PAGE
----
The Zimbabwe Traditional Healers’ Association (ZINATHA) says it will soon open pharmacies for selling traditional medicine to counter the sale of Chinese herbs and some from unregistered local n’angas.
ZINATHA secretary for education, Peter Sibanda, says his organization is not happy with the public sale of some traditional medicine and Chinese herbs in local markets.
Sibanda says they are losing a lot in potential revenue due to the sale of these cheap products.
He claims that some of the medicine on sale is fake and dangerous to Zimbabweans, adding that police and local authorities should remove all traditional vendors from the streets.
Another ZINATHA member, Constance Makomo, says Zimbabweans should buy traditional medicine from its registered members.
But some Harare residents strongly believe that the majority of those selling traditional medicine on the streets are ZINATHA agents.
Local vendor, Primrose Murombo, says she is selling traditional medicine on behalf of a Mutare-based traditional healer she only identified as Sekuru Maparanyanga.
TRADITIONAL MEDICINE LAW
Murombo, who operates at the corner of Samora Machel Avenue and Harare Street, says it is untrue that they are selling fake medicine. She is registered under the Traditional Medicines Practitioners Act.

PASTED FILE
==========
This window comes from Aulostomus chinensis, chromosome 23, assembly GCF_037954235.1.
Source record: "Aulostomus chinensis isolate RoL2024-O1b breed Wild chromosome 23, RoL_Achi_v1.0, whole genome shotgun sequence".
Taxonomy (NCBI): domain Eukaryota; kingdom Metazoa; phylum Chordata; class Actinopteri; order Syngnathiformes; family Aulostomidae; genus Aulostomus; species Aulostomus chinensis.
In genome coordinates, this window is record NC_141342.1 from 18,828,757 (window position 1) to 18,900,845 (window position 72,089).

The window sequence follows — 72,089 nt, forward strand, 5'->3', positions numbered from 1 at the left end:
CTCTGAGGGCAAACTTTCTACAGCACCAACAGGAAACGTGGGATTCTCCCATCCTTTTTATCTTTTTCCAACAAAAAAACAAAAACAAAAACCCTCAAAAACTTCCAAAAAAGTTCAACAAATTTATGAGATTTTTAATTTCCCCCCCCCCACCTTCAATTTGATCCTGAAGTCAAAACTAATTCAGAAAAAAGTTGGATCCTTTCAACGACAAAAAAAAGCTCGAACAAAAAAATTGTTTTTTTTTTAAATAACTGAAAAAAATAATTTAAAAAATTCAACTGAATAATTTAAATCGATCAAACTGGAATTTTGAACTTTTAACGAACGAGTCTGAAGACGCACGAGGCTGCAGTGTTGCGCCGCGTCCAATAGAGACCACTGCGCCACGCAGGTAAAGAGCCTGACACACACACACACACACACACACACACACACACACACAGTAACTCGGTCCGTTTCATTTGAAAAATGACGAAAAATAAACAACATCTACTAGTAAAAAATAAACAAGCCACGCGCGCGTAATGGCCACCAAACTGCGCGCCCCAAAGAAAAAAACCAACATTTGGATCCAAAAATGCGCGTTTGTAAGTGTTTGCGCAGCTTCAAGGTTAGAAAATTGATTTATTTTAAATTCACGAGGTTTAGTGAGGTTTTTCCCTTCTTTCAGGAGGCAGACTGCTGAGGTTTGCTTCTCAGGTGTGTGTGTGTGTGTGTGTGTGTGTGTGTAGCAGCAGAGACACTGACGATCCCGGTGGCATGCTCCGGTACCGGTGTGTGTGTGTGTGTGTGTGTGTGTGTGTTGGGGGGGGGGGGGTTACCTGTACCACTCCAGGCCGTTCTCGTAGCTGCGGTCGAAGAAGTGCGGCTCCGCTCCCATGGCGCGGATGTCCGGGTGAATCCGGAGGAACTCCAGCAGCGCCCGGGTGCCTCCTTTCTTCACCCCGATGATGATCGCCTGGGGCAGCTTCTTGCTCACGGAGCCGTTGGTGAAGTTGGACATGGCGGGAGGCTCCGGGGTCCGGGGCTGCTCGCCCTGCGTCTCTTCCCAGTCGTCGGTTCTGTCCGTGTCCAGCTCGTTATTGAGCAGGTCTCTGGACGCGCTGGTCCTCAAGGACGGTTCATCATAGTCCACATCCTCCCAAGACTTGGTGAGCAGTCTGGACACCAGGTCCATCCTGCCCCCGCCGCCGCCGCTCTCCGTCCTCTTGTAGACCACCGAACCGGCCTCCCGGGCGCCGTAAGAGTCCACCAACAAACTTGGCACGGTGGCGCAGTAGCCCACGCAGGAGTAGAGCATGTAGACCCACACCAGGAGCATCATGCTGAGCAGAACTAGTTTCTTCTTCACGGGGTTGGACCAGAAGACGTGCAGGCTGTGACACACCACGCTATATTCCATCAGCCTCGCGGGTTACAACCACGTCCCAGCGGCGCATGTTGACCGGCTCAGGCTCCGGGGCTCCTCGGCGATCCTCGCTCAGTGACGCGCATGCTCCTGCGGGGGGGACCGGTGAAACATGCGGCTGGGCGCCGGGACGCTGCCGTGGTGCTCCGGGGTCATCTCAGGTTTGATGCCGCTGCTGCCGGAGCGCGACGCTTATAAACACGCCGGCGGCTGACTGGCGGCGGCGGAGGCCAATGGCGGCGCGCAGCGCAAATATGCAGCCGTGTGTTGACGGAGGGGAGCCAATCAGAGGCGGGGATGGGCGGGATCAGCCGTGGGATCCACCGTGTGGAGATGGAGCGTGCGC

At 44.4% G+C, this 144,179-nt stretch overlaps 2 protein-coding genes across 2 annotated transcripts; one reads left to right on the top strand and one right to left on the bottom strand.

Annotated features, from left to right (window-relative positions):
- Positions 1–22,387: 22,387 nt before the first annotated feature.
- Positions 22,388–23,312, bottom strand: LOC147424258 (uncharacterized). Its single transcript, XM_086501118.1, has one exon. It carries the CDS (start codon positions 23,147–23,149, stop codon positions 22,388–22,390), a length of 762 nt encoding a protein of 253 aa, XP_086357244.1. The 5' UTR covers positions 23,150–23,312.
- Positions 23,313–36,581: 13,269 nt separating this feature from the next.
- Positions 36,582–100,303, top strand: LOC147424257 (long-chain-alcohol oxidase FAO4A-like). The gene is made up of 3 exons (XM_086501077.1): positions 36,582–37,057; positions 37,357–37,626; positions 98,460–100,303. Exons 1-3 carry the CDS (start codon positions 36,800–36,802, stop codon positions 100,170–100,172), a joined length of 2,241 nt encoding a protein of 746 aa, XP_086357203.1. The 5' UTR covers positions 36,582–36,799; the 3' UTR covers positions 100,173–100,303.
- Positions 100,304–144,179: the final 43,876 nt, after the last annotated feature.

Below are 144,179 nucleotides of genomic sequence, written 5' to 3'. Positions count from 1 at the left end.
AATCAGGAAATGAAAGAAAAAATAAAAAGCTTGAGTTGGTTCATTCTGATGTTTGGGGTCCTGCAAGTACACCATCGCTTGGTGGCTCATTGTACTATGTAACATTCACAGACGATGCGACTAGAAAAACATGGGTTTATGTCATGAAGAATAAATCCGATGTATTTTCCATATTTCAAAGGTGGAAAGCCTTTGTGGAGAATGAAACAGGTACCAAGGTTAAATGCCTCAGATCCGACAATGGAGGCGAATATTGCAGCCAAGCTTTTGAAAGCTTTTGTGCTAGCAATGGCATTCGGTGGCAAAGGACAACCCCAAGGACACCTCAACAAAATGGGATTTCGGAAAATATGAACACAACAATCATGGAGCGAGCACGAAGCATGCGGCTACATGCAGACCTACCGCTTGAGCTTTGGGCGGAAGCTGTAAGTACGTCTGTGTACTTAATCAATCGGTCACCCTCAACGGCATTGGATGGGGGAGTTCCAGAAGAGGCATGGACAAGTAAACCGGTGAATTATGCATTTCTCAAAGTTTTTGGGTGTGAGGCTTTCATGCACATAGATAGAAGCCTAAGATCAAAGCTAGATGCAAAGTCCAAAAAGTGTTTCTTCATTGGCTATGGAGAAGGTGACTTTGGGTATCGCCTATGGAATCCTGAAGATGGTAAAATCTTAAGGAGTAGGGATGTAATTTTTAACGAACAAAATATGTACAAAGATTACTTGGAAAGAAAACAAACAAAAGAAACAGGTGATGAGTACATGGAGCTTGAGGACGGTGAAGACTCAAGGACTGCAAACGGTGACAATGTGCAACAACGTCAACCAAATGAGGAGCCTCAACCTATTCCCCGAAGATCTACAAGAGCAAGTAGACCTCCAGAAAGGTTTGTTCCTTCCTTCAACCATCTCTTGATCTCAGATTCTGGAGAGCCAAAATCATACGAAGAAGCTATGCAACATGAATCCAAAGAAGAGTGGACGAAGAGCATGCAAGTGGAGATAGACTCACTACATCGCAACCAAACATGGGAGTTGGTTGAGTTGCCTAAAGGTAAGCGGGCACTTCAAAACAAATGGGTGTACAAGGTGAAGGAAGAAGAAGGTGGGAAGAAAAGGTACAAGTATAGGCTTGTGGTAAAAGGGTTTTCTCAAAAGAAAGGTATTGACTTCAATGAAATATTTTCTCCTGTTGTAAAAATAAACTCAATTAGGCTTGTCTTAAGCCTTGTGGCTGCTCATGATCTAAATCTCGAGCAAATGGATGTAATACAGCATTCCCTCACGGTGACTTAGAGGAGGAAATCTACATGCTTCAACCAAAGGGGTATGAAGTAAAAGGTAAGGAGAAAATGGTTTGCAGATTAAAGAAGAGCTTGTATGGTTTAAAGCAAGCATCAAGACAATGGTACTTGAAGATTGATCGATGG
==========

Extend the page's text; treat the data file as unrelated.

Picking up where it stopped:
Another registered vendor, Nyasha Kadingire, who operates on the corner of Nelson Mandela Avenue and Fifth Street, says most of them are registered and pay levies to the local authority.
The two, however, believe that there are some unregistered and untrained vendors operating in Harare and other parts of the country.
According to Health and Child Welfare Minister David Parirenyatwa, his ministry values alternative medicines and has a department that ensures that people are protected from dangerous medicine.
A group of ZINATHA members once operated pharmacies in places like Highfield and the city’s central business district.
Herbalists and all those who sell traditional medicine as well as faith healers are supposed to be registered in terms of the Traditional Medical Practitioners Act.
In 2010, the parliamentary health committee recommended that government should create guidelines on traditional medicines research, manufacturing and distribution in order to complement conventional medicine.
The committee noted at that time that 80 percent of the population used traditional medicines. There are more 45,000 traditional healers in Zimbabwe.